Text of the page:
As other recent research reports indicate, nuclear magnetic resonance continues to be used to learn about the atomic structures of many materials, gain insight into how chemical reactions proceed at material surfaces, and better understand how atoms move during various other physical processes.  The reports also show the numerous considerations generally involved in translating the effects of nuclear magnetic resonance into information about the materials that exhibit it. 



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About 80% of the active ingredients used in medicines are solids.  In about 80% of these solids, the atoms can be arranged in more than one way, and each arrangement can have significantly different effects.  Thus knowing how the atoms are actually arranged is important in the exploration of new medicines and in assuring the quality of existing ones.  Since nitrogen atoms are commonly found in the functional portions of organic molecules and, in solids, play an important role in intermolecular bonding, locating the nitrogen atoms in a medicine’s active ingredients would provide very useful clues to the ingredients’ complete atomic arrangements.  As noted above, the set of radio frequencies at which nuclei absorb energy is significantly affected by how other electric charges are distributed near the nuclei, so nuclear magnetic resonance of an active pharmaceutical ingredient’s nitrogen nuclei can provide clues to how those atoms are arranged with respect to the ingredient’s other atoms.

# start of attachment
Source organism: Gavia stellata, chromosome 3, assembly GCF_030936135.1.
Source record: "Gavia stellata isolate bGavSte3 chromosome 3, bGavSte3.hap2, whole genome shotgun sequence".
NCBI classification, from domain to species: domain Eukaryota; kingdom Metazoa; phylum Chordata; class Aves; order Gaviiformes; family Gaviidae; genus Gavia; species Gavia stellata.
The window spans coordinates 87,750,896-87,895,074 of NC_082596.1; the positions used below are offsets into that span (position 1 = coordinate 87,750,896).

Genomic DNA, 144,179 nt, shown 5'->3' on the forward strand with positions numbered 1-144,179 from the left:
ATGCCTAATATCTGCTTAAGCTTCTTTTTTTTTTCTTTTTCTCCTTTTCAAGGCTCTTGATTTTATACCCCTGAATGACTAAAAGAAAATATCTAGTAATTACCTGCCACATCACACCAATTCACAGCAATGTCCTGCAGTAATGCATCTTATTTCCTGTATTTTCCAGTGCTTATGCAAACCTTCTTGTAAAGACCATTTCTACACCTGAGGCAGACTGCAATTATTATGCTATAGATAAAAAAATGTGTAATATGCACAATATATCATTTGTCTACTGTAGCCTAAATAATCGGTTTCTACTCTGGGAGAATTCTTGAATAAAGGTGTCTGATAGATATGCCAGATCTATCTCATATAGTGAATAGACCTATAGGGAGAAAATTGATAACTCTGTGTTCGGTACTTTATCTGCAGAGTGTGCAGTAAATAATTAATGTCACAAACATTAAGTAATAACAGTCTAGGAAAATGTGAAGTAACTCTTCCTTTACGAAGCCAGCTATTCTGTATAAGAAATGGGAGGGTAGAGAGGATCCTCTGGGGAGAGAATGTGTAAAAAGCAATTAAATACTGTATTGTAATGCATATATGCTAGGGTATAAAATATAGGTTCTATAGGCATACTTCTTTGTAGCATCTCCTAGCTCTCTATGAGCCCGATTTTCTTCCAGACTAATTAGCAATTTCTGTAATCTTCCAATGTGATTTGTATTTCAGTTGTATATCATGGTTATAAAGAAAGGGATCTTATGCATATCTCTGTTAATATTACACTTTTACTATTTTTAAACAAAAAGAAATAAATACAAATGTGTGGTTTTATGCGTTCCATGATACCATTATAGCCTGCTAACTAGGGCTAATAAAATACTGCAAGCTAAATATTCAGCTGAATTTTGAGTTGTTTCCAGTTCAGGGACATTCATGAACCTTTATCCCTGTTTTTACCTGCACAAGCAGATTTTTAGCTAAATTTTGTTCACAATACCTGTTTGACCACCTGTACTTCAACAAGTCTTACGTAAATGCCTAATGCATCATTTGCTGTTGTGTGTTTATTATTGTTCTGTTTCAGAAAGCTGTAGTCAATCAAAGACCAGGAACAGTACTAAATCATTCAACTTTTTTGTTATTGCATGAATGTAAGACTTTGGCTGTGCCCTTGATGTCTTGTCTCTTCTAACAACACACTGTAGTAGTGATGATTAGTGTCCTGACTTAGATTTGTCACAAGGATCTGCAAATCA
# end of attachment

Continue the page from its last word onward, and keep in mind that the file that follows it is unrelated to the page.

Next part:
While for many pharmaceutical molecules nitrogen is an important component, hydrogen is even more so.  But while nuclear magnetic resonance of an active ingredient’s hydrogen atoms can show how they’re arranged in the ingredient’s bulk form, the method doesn’t do the same as easily for drugs in the forms actually administered to patients; hydrogen atoms are also common in additional ingredients like binders and fillers, so the magnetic resonance of those atoms obscures that of the active ingredients’ hydrogen.  One way to get around this problem is to locate atoms of elements that aren’t found in the added ingredients.  Electrically charged atoms (ions[Wikipedia]) of chlorine, for example, are absent from drugs’ added ingredients, but exist in many drugs whose active ingredients are synthesized as hydrogen chloride salts.  Observing nuclear magnetic resonance from chlorine ions can thus provide information about those ions’ locations and environments, therefore indicating the atomic arrangement of the active ingredients of drugs that contain them—which, as noted above, significantly affects the ingredients’ pharmaceutical action.